The Power of Protein – The Power of Knowledge

Nutrition Spotlight

by Heather D’Eliso Gordon, RD, CSSD

It’s nothing new to athletes that protein is an important nutrient for training and recovery. Scientific studies abound about the benefits of protein in the diet. What’s missing for most athletes are specific recommendations; they are often left with too broad or too vague of guidelines. It is my intention to clear up that confusion and offer you advice that you can work with – that’s practical and to the point.

Let’s cut to the chase.

What foods contain protein? All animal foods consist of protein; providing all of the amino acids considered “complete proteins.” Plant foods contain less protein and not all of the amino acids, therefore are considered “incomplete proteins.” Consuming protein from a variety of sources (animal & plant) is a healthy way to meet your requirements.

Here’s a list of animal and plant proteins with their respective grams per unit:

Animal ProteinsPlant Proteins
Milk: 8 gms/8 fluid oz.Beans: 7 gms/½ cup
Eggs: 7 gms/eggLentils: 7 gms/ ½ cup
Poultry: 7 gms/1 oz.Soy milk: 8 gms/8 fluid oz.
Red Meat: 7 gms/1 oz.Tofu: 7 gms/3 oz.
Fish & Shellfish: 7 gms/1 oz.Nuts/seeds: 7 gms/1 oz.
Yogurt: 8 gms/¾ cupWhole grains: 3 gms/1 oz.
Cheese: 7 gms/1 oz.Vegetables: 2 gms/½ cup

How many grams of protein do I need? The “I” in this question is the most important. Protein recommendations are based on 1) how much you weigh and 2) the type (frequency, duration, & intensity) of exercise you are doing. Go on, go get on the scale and come back with a calculator. Now, take your weight in pounds and divide by 2.2; this is your weight in kilograms.

The amount of protein recommended is given in grams rather than percentage of calories. The accepted range for athletes wishing to maintain weight is from 1.4 grams – 2.0 grams/kg body weight. This is in comparison to a sedentary person of 0.8 grams/kg body weight. When speaking with a sports dietitian, all of the variables (type of exercise, food preferences, weight history, health history, etc.) are taken into account when recommending protein for the athlete. In this way, all of the bases are covered. See the box below for two scenarios of recommendations.

Example #1: Example #2
28 year old female, Cat 3 cyclist34 year old male,  Ironman champion
120lbs/2.2 = 54.5 kgEx: 190lbs/2.2 = 86.36 kg
Protein recommendations:Protein recommendations:
1.4-1.6 grams/kg body weight1.5-2.0 grams/kg body weight
76-87 grams protein/day130-173 grams protein/day
Remember the range for protein grams/kg: 1.4-2.0 grams.
This scenario is based on fictitious athletes and is used as an example to demonstrate the variability based on weight and type of exercise.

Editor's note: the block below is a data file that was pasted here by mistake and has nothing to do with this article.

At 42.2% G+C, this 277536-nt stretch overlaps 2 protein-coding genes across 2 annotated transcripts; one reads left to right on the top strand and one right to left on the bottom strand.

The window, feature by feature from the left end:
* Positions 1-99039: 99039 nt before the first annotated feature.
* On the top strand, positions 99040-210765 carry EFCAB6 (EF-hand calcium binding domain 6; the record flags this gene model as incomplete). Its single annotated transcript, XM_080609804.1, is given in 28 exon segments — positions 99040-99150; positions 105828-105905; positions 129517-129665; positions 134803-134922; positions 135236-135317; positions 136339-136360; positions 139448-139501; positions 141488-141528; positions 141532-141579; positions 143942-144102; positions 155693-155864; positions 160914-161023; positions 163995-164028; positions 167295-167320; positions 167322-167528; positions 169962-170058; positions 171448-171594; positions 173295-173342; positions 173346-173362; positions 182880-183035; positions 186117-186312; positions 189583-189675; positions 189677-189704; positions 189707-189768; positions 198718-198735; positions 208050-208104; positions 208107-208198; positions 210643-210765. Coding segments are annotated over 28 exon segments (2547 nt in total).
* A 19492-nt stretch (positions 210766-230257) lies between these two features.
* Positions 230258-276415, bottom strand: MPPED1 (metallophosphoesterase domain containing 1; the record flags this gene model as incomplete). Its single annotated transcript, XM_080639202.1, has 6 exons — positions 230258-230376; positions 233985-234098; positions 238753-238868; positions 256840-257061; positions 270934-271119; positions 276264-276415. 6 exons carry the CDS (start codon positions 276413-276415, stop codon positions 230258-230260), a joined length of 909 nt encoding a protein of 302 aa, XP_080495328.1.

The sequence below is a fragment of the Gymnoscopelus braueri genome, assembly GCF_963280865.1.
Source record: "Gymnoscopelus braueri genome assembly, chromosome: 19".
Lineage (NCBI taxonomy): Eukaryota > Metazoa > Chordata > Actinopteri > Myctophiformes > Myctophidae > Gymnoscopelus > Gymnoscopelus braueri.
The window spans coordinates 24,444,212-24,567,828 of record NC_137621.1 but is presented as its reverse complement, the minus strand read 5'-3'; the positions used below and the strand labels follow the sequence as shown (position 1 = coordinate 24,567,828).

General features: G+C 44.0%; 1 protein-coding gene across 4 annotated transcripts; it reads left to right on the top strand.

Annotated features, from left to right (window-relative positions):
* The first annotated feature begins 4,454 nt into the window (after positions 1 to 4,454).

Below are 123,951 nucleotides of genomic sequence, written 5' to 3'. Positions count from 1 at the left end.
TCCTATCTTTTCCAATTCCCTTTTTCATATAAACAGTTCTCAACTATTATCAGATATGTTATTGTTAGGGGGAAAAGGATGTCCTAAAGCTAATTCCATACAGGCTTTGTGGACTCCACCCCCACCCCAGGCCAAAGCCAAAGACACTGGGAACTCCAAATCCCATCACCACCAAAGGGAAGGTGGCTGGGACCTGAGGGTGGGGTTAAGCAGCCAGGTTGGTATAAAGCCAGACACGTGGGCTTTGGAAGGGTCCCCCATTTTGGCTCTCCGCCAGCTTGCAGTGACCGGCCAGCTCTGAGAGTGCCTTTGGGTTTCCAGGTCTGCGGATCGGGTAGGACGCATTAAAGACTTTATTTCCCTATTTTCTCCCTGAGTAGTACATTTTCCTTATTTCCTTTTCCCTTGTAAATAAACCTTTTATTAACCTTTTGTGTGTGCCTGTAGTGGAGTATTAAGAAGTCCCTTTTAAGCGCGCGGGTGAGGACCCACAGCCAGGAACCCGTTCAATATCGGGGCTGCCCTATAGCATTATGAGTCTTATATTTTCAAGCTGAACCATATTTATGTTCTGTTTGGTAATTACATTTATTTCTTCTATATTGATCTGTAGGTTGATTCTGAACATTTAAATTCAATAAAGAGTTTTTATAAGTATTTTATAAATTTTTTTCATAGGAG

In the example #1, the female cyclist can easily consume this amount of protein from both animal and plant protein sources (assuming she is not a vegetarian) in a day’s eating.

Whereas, in the example #2, the amount of protein is much greater, and for arguments sake let’s say he is a vegan (doesn’t consume any animal products). In this case, he will have to be very prudent about ensuring that he consumes enough protein from his diet, and might have to rely on supplemental protein from soy, hemp or animal-free protein supplements. The key here is determining how much protein you need based on you.

Once you learn how much protein you need in your daily diet, all you need then is to think about food sources of carbohydrate and fat. This is where a sports dietitian can come in handy! A meal plan (examples of breakfast, lunch, dinner and snacks) can be the best resource for the ever-busy athlete. It will get you started in the right direction and give you more time for training and competing.

What about the supporting evidence? There are many reputable sources (with as many or more, non-reputable sources) on nutrition for exercise on the internet.

Check out these links for more information:

How do I get started with a Sports Dietitian? Sports Dietitians are Registered Dietitians that have a specialty in counseling athletes on proper nutrition. The specialist who practices under the American Dietetic Association will have the credential “CSSD” -Certified Specialist in Sports Dietetics after their name. Wenzel Coaching offers four types of sports nutrition packages to get you on the right path.

So what are you waiting for? Visit the Nutrition page to learn more about what nutrition can do for your body!  ~ Heather